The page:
This short story was my first published in Gray’s Sporting Journal, and it’s one of my all-time favorites.
“Gawd, I hate kids!”
It was late June, still spring in Alaska, and the soft twilight had lingered long past midnight when I found Rusty sitting alone in the dusk, next to an unlit fire. There was a mostly empty bottle of Jack Daniel’s and two tin cups on the big spruce round to one side, and he was softly mumbling to himself. “I was wondering when you’d get here.” He said over his shoulder as I approached.
“How did you know it was me and not some grumpy old brown bear looking for an easy meal?”
“No bear would dare mess with me tonight.” He grumbled. “I’m in too foul a mood… Whiskey?”
“Why not.” I said. “Mind if I light a fire?” There’s nothing as sad as two fishing guides drinking whiskey in the dark. I knew that the glow of a fire would change the mood and poured a little diesel over the cord wood that had been laid in anticipation of the next get together. Rusty tossed a wooden match to light it.
He grunted as he poured a generous measure of the amber liquid into each of the tin cups, and we sat there, sipping our whiskey without speaking for a good long time. The dry spruce crackled and popped as it caught. Rusty hates complainers, has no time for whiners, and generally avoids expressing displeasure with any of The Boss’ decisions… but he was at the end of his rope. “What the hell are we going to do with that pack of rug rats tomorrow.” He finally moaned. “Gawd… I hate kids.”
Anyone who knows Rusty will tell you that he harbors no ill will towards children in general… or anyone else for that matter. Simply put, Rusty loves to catch fish and judges an individual solely on his or her ability to do so. It chafes him to spend time with people who can’t fish, and conversely, he enjoys being with anyone who’s good at it. I’ve often thought that he’d have a wonderful day sharing a boat with Joseph Stalin and Mao Tse-Tung if the fish were biting.
“Aw… it’ll be all right.” I said, trying to cheer him up. “We’ll take them over to Spider Bay and fish for pike in the morning. Then we’ll go for a boat ride and find a nice beach somewhere across the lake for a big fire and shore lunch. Afterwards they’ll skip stones and go swimming… and before you know it… the day’ll be over.”
“That’s just dandy.” He wailed. “The best run of Kings in three years… and I’m going on a pikenic!”
“Honey, it’s time to get up… honey?” Lisa asked, gently shaking my shoulder. “Ooooh… you look bad. Let me get you a cup of coffee.”
“Ahhhhg…” I moaned into my pillow. “How much time do I have?”
“Not nearly enough from what I can see… now drink this. I’ll see you up at the ‘Big House’ in fifteen minutes.” She said. “And… honey?”
“I hope the other guy looks worse.”
I smiled… I was quite sure that he did.
The morning was soft and clear, and the day promised to be warm and dry… at least we wouldn’t be baby-sitting in the rain. “Have a nice time today, kids!” Their mother called from the porch of the cabin, as Rusty and I herded her flock of squabbling little fishermen down the dock and into the waiting float plane.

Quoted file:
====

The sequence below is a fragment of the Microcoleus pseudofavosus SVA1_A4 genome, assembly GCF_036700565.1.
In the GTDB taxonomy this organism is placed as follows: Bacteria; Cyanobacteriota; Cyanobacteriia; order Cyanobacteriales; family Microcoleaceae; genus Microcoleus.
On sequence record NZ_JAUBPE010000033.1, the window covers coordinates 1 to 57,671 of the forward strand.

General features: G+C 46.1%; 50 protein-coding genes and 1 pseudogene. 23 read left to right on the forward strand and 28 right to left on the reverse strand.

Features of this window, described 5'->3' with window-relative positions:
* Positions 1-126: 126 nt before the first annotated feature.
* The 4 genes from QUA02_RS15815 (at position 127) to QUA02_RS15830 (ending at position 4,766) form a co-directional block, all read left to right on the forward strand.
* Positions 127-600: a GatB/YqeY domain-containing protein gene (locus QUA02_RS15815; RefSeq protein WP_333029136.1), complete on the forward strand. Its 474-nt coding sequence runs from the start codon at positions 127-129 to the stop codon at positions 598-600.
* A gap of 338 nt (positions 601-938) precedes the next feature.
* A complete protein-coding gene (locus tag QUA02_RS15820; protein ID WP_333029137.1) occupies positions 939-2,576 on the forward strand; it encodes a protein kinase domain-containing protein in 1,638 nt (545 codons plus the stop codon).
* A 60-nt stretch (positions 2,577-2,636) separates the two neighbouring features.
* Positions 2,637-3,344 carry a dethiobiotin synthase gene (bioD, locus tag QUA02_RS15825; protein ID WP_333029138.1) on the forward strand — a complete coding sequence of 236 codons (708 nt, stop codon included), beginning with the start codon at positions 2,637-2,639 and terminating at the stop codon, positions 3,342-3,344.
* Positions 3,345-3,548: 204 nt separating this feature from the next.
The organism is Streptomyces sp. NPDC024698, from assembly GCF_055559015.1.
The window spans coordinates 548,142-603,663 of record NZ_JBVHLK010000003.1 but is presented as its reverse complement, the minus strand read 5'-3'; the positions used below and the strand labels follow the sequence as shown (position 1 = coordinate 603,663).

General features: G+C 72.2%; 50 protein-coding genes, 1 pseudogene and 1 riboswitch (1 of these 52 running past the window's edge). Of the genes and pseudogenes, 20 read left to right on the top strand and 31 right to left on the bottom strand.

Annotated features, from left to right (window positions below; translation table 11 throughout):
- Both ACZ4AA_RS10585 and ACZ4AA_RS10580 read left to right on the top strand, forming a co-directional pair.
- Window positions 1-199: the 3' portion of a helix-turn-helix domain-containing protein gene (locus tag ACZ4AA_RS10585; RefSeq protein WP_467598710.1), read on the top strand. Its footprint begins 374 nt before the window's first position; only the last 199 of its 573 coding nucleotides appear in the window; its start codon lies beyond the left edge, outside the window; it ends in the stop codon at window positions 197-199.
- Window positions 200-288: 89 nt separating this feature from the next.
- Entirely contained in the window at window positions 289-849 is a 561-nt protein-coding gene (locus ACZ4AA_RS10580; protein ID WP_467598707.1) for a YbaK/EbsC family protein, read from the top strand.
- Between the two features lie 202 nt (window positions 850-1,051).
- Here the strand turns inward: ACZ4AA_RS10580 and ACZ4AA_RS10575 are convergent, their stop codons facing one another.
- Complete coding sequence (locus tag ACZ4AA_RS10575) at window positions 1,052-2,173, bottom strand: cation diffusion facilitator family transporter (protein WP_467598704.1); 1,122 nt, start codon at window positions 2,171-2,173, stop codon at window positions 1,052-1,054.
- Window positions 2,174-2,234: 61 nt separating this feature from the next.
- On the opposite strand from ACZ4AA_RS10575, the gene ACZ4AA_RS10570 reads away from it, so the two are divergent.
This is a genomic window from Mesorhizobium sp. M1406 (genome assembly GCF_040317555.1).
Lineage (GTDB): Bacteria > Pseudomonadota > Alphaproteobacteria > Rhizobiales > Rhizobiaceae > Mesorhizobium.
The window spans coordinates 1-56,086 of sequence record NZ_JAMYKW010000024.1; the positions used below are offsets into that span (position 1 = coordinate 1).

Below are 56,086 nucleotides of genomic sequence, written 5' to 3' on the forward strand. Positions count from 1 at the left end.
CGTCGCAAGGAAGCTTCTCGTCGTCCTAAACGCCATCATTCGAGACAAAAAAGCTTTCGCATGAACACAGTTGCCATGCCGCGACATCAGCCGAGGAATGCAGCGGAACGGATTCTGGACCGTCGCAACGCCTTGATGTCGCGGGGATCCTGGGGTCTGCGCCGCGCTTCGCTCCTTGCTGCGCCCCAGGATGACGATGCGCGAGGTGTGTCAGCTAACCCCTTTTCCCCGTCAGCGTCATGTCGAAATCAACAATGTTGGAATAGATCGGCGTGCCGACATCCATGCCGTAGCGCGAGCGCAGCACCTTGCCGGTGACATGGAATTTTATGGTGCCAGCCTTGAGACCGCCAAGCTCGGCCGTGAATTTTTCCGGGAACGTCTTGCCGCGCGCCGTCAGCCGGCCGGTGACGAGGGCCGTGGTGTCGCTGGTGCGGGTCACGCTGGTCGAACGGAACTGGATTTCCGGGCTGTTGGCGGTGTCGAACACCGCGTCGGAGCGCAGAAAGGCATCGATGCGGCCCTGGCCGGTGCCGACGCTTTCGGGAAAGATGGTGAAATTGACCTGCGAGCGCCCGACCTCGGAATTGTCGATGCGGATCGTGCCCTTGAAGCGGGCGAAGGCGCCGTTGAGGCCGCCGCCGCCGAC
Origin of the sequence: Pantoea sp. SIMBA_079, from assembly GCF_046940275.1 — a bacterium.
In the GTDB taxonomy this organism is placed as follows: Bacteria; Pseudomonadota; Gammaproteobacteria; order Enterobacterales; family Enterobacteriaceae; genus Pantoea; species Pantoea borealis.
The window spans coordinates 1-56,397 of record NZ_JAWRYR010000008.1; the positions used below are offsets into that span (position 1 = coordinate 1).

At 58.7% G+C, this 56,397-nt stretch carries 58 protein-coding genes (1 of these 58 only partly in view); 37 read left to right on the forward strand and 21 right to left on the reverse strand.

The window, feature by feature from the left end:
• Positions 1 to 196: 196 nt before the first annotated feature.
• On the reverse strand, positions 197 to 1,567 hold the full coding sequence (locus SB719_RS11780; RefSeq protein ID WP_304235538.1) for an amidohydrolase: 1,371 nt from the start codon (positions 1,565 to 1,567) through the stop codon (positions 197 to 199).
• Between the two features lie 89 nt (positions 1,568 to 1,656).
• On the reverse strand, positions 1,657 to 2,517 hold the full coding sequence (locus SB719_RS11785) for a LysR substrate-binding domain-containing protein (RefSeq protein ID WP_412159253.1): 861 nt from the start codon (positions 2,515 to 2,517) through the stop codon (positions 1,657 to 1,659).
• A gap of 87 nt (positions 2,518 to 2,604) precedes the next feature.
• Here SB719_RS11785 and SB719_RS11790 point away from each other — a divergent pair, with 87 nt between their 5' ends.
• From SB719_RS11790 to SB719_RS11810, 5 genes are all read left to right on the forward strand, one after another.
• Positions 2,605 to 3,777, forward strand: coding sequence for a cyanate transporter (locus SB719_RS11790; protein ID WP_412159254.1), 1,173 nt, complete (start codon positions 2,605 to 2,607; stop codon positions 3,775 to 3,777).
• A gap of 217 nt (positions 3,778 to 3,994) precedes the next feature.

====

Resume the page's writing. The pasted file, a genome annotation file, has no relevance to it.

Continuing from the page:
“That’s right!” Their father said leaning into the open door of the tightly packed airplane. He had way too much enthusiasm in his voice for the time of day. “You boy’s listen to the guides… and no picking on your little sister.”
“Ouch!” She screeched into Rusty’s face. Rusty was severely hung over and hiding behind his dark fishing glasses, but I could see him wince in pain. “Daddy, he pinched me! Make him stop… make him stop!”
“Clear!” The pilot called out mercifully.
“They’ll be fine, sir.” I said. “We’d better go now.”
His head disappeared from the doorway, and the old de Havilland Beaver was turned away from the dock. “You’re clear!” Someone called out. The big radial engine coughed once and caught, roughly at first, and then smoothed out as we taxied out into the lake. It seemed to take forever for the engine to warm up for take-off.
The flight was humanely short and the pilot, sensing Rusty’s mood, didn’t circle, and landed as quickly as possible. Only one of the five kids fell into the lake while Rusty and I unloaded the plane. “I’m cold!” The youngest boy screamed as he pulled himself out of the water.
The pilot looked anxious to leave. “Serves you right for picking on your sister.” He said from the open door and then closed it quickly. “Clear!”
“I’m cold!” The Wet One wailed. “I want some hot cocoa.”
“Help yourself.” I said, handing him a thermos and a mug.
“This tastes funny!” He yelled. “Like what Daddy drinks when he comes home from work.”
The oldest one, The Ring Leader, took a sip. “I’m telling!” He said. “I’m telling Mom that you tried to give us whiskey!”
“I’m sorry.” I said, quickly taking the thermos away from him and pouring any remaining evidence into the lake. “This must have been left over from yesterday… right, Rusty?”
One small tear appeared from under Rusty’s dark glasses and fell to the beach, where it mingled with the laced coffee, and then disappeared in the first gentle swell from the float plane’s take-off roll.